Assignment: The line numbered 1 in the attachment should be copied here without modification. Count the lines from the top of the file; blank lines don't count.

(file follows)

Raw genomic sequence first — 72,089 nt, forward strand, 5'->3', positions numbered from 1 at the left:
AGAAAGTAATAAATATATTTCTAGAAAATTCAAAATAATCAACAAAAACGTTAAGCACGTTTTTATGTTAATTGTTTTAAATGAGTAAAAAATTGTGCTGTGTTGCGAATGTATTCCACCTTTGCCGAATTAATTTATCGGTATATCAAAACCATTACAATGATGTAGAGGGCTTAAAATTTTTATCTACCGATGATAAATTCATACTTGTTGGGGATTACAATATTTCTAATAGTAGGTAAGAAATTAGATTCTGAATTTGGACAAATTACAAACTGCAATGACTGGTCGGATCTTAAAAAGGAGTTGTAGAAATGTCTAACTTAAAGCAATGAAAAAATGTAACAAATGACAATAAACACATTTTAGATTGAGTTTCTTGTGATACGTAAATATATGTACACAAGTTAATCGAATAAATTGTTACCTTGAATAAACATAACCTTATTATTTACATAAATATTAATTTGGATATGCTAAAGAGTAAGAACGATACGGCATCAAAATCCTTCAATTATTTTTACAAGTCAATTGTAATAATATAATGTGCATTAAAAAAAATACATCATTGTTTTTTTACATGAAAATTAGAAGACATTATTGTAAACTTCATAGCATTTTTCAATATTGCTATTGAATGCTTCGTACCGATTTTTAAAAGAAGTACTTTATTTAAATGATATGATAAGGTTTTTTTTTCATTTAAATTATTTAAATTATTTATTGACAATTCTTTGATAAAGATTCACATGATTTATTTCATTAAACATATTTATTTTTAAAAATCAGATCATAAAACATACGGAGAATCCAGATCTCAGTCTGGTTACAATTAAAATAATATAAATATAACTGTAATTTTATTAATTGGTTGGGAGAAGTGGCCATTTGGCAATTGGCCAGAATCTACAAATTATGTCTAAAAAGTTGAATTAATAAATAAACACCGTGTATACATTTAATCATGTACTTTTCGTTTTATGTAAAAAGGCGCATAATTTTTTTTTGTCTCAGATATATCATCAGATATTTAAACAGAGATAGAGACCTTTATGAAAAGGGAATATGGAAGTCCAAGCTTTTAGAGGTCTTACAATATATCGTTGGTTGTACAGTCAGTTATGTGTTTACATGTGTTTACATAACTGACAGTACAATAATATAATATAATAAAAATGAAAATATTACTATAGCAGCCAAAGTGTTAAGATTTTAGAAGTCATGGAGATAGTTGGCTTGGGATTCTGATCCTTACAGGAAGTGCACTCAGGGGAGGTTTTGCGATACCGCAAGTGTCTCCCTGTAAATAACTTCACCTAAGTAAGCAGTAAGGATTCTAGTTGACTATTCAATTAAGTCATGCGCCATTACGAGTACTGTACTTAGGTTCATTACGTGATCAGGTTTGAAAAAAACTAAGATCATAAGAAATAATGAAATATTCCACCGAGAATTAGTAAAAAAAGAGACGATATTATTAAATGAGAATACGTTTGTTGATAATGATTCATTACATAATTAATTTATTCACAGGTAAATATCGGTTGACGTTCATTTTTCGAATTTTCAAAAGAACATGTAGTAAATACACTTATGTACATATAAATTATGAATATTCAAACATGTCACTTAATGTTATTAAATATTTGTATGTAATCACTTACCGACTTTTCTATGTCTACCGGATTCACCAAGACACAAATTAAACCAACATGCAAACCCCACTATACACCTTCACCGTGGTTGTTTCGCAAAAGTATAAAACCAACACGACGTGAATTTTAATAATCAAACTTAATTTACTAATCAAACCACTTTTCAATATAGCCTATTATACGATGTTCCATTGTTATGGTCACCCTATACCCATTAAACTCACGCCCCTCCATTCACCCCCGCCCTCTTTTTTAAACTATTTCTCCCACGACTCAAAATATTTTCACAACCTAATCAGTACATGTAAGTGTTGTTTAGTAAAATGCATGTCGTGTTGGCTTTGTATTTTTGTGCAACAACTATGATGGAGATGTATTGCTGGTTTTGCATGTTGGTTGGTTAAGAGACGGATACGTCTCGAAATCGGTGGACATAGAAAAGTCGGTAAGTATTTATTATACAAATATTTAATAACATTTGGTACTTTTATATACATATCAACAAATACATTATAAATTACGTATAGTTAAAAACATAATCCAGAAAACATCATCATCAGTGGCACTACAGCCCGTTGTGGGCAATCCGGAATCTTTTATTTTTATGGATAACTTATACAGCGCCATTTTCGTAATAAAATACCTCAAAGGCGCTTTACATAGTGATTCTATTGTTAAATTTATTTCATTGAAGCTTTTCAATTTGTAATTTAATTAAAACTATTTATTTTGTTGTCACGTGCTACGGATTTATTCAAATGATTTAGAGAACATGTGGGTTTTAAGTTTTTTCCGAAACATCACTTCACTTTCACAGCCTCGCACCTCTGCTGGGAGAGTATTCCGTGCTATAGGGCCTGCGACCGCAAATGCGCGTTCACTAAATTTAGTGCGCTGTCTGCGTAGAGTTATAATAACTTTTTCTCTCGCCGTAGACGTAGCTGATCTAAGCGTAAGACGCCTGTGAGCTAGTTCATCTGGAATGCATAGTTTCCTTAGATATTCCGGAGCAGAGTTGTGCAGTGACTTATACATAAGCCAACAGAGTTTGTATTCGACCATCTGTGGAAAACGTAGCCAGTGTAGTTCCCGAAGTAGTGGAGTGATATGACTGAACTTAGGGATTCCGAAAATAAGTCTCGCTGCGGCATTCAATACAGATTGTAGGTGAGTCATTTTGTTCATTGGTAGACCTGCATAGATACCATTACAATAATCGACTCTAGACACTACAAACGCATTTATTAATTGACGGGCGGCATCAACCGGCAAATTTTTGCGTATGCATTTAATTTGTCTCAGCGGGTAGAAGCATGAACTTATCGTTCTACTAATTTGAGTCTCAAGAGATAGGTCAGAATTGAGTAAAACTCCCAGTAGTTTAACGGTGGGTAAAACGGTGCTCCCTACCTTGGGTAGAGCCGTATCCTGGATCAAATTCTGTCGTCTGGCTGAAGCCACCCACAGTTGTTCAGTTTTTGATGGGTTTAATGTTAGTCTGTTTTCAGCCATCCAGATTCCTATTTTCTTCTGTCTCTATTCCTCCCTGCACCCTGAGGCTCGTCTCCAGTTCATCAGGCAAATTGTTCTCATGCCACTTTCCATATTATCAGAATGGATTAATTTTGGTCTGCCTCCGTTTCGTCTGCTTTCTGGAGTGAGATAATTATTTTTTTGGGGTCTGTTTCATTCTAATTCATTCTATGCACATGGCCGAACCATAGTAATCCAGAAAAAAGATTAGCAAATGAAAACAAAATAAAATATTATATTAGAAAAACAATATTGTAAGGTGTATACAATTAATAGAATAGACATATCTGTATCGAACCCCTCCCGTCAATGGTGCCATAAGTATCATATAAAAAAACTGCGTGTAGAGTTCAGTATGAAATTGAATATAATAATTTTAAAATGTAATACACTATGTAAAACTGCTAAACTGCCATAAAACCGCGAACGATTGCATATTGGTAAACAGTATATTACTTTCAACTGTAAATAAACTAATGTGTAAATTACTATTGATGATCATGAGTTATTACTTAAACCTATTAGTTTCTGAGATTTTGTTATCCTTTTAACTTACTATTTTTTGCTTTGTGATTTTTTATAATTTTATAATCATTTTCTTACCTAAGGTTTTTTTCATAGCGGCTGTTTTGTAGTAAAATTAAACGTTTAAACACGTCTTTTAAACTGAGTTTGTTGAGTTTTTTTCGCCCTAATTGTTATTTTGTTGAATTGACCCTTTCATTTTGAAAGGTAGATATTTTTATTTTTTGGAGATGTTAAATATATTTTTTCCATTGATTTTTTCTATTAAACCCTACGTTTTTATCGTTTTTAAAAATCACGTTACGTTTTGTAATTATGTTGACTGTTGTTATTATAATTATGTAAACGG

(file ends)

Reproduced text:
Raw genomic sequence first — 72,089 nt, forward strand, 5'->3', positions numbered from 1 at the left: